Honours for 3 Kannada films

Honours for 3 Kannada films

Malayalam film “Adaminte Makan Abu” bagged the national award for best feature film. Salim Kumar, the lead actor in “Adaminte Makan Abu”, won the best actor award along with Tamil actor Dhanush, who played lead role in “Aadukalam”. The award for best actress went to Tamil film actress Saranya Ponvannan for her performance in “Thenmerkku Paruvakkatru”.
The P R Ramadas Naidu-directed “Hejjegalu”, also produced by Patil, received the award for best children’s film while “Puttakkana Highway” bagged the best Kannada feature film award for a persuasive articulation of a topical social issue where, in the name of development, land is appropriated and people are displaced as a consequence.

This year’s Feature Films jury was headed by J P Dutta, the Non-Feature Films jury by A K Bir and Best Writing on Cinema jury was headed by Ashok Vajpeyi. Bollywood’s Salman Khan-starrer “Dabangg” picked up the award for best popular film providing wholesome entertainment.

“For an industry that has steadfastly refused to acknowledge and reward its creative fountainhead—the creator of its stories—the citation acknowledges a literary giant, late Dr Shivaram Karanth,” “Bettada Jeeva’s” citation read.

It also acknowledged Karanth’s association with the world of Indian cinema.
“My friends have now begun to compare me to the Jacob Sheep, the six-horned creature,” P Sheshadri said on bagging yet another national award, making it six in a row. He stands as the only film director to have achieved this rare feat in the entire country. After “Munnudi” (2001), “Atithi” (2002), “Beru” (2005), “Thuthuri” (2007) and “Vimukti” (2008), “Bettada Jeeva”, a parallel film based on Karanth's novel with the same title, won Sheshadri his latest national award.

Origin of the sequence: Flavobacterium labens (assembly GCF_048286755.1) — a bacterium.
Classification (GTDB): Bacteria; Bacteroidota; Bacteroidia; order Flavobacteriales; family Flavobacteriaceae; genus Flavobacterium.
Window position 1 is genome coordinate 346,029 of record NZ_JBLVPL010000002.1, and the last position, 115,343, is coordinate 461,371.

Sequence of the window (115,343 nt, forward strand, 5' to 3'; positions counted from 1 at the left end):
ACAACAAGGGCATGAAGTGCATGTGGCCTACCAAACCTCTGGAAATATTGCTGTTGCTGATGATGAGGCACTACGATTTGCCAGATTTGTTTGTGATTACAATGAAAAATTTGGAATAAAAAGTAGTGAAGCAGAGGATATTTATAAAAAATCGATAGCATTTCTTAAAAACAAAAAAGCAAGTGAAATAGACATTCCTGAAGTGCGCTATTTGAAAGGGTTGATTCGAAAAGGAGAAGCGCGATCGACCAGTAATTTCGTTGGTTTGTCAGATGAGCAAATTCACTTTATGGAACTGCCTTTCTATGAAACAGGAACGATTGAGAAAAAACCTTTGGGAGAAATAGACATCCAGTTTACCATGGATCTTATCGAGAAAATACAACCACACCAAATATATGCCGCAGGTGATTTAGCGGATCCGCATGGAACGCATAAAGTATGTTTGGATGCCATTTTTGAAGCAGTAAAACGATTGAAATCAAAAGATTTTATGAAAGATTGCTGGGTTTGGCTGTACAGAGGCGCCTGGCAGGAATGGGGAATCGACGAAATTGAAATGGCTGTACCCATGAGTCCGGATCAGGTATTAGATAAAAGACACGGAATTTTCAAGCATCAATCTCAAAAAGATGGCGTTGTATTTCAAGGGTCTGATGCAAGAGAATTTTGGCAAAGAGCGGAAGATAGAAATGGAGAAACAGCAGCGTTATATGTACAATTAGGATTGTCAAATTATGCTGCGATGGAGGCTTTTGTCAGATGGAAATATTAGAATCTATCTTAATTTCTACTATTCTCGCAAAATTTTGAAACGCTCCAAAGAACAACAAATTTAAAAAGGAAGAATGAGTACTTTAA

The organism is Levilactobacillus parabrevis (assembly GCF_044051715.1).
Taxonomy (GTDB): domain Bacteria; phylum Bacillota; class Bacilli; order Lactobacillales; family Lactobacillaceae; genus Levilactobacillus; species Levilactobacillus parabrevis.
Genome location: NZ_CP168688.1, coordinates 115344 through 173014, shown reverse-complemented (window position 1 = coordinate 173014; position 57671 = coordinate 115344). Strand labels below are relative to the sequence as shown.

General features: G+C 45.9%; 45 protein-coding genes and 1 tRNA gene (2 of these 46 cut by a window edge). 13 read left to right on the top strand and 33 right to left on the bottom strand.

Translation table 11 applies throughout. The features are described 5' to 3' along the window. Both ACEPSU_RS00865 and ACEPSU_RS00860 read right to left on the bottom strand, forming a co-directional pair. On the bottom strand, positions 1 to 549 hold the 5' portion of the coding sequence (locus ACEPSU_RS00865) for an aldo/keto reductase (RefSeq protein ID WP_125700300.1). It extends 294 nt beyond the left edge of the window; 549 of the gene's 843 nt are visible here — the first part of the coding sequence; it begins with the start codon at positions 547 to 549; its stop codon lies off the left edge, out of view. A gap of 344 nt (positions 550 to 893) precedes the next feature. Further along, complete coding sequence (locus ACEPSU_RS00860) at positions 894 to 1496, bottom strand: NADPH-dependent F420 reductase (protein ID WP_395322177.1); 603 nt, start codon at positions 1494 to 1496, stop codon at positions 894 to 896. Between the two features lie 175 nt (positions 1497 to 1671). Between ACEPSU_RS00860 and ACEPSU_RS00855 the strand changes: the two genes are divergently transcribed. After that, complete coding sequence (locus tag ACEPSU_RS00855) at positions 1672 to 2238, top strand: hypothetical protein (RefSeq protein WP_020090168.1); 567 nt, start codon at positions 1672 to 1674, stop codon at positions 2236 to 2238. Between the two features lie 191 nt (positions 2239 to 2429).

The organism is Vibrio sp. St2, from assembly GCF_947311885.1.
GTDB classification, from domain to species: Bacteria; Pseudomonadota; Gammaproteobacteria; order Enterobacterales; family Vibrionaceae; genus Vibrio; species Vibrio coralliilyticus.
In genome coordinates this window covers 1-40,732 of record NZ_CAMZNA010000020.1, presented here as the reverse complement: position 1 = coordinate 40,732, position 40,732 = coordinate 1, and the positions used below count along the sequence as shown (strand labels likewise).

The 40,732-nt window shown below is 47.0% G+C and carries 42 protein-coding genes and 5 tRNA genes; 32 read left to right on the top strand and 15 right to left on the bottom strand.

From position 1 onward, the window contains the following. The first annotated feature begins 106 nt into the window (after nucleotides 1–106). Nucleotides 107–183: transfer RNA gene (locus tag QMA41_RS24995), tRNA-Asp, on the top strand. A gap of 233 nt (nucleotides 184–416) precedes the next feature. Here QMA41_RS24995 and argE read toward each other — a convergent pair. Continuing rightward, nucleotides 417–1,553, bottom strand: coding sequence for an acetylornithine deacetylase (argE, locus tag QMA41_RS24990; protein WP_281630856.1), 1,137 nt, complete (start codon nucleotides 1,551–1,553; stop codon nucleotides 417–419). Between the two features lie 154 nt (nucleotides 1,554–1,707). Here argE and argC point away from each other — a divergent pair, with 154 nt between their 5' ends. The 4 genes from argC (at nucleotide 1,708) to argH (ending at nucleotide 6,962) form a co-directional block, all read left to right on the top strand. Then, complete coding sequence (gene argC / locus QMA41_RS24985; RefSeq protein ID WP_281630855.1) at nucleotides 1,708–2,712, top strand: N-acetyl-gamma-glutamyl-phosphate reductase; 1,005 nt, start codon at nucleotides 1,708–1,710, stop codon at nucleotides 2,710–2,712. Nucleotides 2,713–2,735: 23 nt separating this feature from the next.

To be released in a couple of weeks, “Bettada Jeeva” is not a 'nature' film. "It was shot in some of the most picturesque and lush locales in and around Kukke Subramanya. This, coupled with the fact that the protagonists were portrayed as nature lovers, may have been the reason the film was considered under the environment category," Sheshadri said.

Dedicating his film to the poor, orphaned and down-trodden children, Naidu said he made “Hejjegalu” to boost the confidence of the rural youth. The 105-minute-long film also won the second best film award at the 3rd International Children’s Film Festival held in Lucknow.

Naidu said the film’s story, which revolves around a nine-year-old, neither preaches nor is it adventurous in nature. “It is about the present education system and the struggles the rural students endure, which has been portrayed through the life of a young girl who wages a silent revolution overcoming the various difficulties life throws at her,” Naidu said.

B Suresh, who directed “Puttakkana Highway”, said he was inspired by journalists to make the film. Adapted from a short story titled “Puttakkana Medical College”, and written by Nagathihalli Chandrashekar, the film’s narrative is about development and displacement.

Suresh said: “The objective was to bring the faceless to the forefront. I started work on the script in 2003 when works on the NICE corridor had begun. I was curious to know the consequences of such a big project, and to get a better understanding I traveled on all the National Highways in the country, at highest speed possible. On one hand I was happy that our country has seen such development, but on the other hand, I wondered, development at what cost?”

The film was shot alongside the highways originating from Bangalore to Ranebennur and is set for release in 12 centres on Friday.

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